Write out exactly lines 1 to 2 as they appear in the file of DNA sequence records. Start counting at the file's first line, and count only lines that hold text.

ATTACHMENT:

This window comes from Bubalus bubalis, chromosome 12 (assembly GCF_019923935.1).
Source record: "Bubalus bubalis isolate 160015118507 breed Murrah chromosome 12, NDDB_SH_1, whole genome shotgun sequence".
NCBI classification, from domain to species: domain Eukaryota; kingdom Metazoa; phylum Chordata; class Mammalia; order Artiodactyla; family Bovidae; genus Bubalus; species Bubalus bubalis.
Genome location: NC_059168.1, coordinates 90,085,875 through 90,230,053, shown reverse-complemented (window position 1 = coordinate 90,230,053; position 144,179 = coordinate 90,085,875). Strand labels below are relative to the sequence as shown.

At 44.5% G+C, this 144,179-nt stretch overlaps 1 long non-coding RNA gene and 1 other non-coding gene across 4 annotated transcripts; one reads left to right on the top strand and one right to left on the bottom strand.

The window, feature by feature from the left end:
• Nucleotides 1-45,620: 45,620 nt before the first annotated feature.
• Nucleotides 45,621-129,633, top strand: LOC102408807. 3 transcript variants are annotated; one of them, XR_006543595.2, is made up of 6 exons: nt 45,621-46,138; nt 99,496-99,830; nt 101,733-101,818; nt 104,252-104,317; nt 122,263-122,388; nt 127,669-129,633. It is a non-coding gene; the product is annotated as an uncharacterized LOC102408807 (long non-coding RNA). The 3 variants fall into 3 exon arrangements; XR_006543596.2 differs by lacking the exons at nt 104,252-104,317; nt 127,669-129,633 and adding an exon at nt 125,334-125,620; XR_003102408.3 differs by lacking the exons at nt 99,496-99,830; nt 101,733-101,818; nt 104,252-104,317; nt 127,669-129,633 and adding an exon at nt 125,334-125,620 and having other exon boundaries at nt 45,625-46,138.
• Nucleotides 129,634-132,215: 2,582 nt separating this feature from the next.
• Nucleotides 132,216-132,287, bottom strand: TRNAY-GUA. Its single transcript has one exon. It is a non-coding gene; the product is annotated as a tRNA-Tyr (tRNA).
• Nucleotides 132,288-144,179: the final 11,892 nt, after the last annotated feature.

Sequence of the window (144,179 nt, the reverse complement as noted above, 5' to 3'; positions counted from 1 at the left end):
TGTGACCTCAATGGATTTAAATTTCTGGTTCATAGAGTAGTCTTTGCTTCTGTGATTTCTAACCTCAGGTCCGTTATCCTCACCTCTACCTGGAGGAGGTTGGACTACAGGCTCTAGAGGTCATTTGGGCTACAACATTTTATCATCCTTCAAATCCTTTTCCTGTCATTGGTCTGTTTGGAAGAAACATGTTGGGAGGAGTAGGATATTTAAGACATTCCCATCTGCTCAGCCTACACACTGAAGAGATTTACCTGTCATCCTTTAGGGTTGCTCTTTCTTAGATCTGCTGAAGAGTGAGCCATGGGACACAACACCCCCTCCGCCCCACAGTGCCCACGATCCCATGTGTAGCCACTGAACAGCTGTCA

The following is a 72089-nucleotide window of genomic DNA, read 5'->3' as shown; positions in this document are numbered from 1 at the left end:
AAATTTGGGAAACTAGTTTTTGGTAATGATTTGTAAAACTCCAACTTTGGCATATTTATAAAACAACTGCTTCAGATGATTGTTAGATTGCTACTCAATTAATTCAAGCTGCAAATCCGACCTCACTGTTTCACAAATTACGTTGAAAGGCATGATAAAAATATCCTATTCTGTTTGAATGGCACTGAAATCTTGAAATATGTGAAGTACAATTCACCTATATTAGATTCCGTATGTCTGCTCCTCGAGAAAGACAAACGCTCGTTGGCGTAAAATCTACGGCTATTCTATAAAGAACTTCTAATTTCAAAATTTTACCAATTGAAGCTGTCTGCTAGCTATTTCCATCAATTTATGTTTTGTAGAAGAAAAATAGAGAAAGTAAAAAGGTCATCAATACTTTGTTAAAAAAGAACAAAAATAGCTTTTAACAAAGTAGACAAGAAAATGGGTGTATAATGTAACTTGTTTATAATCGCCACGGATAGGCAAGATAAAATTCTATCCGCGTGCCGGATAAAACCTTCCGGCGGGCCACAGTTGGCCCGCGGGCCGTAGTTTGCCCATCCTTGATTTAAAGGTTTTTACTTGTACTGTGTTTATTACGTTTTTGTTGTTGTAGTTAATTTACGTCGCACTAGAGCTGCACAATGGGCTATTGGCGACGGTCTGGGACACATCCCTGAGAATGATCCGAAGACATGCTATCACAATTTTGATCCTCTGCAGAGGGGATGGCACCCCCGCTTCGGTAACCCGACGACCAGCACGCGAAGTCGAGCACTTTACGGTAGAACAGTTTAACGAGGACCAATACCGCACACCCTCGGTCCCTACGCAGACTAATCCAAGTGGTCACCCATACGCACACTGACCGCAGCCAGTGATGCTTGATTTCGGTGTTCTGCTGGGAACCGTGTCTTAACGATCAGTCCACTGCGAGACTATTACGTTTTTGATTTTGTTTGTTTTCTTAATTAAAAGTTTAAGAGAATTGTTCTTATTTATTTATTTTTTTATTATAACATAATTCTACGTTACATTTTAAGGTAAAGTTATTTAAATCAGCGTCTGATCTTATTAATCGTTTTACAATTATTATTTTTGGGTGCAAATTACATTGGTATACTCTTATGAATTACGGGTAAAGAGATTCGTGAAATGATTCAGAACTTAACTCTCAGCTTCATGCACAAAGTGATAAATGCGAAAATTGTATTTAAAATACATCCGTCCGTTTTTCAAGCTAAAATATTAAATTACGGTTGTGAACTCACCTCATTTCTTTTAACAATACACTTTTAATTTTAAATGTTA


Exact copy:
This window comes from Bubalus bubalis, chromosome 12 (assembly GCF_019923935.1).
Source record: "Bubalus bubalis isolate 160015118507 breed Murrah chromosome 12, NDDB_SH_1, whole genome shotgun sequence".